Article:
A second English siege occurred in 1740, but was abandoned after a month– due to low supplies & failing morale.
Both times, the approximately 1,500 St. Augustine residents and soldiers packed into the fort.
Castillo de San Marcos’ coquina walls are notable for their strength and durability; withstanding centuries of weather & enemy cannon fire.
Cannon loaded at Castillo de San Marcos
Cannon balls from attacking ships were simply absorbed into the thick coquina walls, much like a BB into a dense mass of natural styrofoam.
Holes were easily refilled with fresh coquina, making the fortress impregnable to the artillery of that era.
Never taken by force, it has been truly claimed that Castillo de San Marcos has balls of steel.
Castillo de San Marcos’ coquina blocks close-up
From the water at sunset
Under US sovereignty, Castillo de San Marcos was renamed Fort Marion.
It functioned mostly as a military prison for Native Americans– until it was decommissioned in 1900.
Castillo de San Marcos was designated a US national monument in 1924.
The Seminole Wars were the US-initiated conflicts in Florida, between the Seminole Indians and the US Army between 1816-1858.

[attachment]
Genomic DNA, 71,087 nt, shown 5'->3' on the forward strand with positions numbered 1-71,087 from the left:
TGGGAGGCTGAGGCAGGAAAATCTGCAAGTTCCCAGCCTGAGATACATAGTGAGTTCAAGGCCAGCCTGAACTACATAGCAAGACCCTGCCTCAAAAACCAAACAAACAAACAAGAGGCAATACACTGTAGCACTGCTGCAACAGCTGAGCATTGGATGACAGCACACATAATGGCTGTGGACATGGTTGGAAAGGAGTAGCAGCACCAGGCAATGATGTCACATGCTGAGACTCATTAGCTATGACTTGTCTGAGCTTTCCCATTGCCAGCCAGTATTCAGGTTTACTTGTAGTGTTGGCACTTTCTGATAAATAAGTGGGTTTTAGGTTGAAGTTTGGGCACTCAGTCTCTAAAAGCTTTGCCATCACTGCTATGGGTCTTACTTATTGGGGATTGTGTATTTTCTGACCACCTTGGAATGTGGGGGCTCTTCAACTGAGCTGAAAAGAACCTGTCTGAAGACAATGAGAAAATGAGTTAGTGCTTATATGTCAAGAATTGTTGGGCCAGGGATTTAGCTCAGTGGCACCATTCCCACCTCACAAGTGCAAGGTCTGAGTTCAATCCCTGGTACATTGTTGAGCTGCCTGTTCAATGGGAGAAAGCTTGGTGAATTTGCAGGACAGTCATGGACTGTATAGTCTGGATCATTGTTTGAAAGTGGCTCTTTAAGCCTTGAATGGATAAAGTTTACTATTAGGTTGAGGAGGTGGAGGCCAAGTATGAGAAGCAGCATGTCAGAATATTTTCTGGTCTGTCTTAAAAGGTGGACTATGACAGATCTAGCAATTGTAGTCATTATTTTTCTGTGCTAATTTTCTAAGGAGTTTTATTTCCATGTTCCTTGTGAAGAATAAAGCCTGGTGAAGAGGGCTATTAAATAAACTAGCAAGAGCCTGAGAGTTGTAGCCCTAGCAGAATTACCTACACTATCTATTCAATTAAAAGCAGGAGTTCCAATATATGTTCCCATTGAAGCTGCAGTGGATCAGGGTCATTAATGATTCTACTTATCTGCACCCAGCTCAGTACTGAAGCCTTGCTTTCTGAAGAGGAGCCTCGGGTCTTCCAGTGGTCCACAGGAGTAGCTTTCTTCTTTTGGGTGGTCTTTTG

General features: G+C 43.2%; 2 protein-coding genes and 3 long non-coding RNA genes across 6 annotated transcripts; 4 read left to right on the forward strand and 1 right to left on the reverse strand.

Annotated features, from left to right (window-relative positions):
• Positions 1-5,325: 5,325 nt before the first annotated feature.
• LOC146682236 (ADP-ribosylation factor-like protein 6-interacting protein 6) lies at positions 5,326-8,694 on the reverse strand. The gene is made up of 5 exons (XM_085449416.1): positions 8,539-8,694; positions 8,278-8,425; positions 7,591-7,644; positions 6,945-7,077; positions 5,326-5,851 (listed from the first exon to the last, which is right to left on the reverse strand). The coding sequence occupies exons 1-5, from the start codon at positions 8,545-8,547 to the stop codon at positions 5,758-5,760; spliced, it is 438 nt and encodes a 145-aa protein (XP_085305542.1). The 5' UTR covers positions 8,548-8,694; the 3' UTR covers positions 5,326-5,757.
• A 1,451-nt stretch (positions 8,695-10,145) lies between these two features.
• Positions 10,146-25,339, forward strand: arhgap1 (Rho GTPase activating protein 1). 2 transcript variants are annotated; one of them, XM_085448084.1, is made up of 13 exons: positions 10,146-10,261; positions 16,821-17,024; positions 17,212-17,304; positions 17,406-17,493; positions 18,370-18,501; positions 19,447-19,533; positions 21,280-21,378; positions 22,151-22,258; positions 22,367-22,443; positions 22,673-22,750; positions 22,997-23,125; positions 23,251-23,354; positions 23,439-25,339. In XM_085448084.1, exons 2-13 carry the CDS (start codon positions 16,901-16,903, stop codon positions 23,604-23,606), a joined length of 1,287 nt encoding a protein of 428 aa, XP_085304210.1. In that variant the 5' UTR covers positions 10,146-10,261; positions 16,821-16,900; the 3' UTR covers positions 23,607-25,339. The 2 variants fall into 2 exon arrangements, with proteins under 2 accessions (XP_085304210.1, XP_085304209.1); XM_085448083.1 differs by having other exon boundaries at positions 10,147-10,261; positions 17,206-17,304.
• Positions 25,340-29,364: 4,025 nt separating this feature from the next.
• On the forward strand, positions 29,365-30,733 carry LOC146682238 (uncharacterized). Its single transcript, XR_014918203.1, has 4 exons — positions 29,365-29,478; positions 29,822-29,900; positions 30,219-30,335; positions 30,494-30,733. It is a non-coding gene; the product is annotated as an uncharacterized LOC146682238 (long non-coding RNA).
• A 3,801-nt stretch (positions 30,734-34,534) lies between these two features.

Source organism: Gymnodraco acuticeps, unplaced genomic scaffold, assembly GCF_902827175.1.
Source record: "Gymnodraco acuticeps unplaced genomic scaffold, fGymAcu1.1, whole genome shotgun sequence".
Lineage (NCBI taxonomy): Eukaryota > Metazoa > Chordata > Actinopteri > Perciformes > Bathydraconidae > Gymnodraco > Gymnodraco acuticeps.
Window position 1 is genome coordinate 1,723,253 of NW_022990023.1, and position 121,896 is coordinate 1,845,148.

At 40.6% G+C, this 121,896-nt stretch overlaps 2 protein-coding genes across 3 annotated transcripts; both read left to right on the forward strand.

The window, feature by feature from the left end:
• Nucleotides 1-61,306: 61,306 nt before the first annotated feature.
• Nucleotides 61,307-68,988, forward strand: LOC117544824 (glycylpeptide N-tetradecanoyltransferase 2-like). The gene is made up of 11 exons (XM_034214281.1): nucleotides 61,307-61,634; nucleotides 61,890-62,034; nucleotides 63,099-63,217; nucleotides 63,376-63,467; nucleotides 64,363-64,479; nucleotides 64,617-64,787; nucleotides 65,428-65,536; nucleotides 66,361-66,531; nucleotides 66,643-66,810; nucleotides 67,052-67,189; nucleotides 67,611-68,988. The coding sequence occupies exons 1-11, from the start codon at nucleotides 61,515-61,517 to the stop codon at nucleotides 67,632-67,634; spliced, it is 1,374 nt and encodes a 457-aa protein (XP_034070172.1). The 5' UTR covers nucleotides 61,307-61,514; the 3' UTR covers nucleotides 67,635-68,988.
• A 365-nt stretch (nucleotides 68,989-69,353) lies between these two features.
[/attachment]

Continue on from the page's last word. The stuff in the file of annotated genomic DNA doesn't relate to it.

They were the bloodiest US conflicts between the War of 1812 and the American Civil War (1861-65).
A US military victory in the Creek War (1813-1814), made Colonel Andrew Jackson a national hero.
In 1816, General Andrew Jackson attacked the Seminoles, and the Spanish at Pensacola.
Jackson was ultimately victorious again, as Spain ceded Florida to the United States in 1821.
Andrew Jackson later became the 7th President of the United States (1829–1837).
The Seminoles were ultimately defeated, removed, and imprisoned.
Creek braves were recruited and paid as mercenaries/scouts to assist the US military, in rooting out the resourceful & courageous Seminole Indians.
Seminole chief Osceola was taken prisoner during the Second Seminole War (1835-42), while attending a peace conference near St. Augustine, under a flag of truce.
He was imprisoned at Fort Marion, and soon after died of disease– as did many of his followers.
Chief Osceola Statue in Silver Springs, FL_ photo by NeilEvans
In January 1861, Florida joined the Confederacy, seceding from the United States.
Union troops had already withdrawn from the fort, leaving only one caretaker.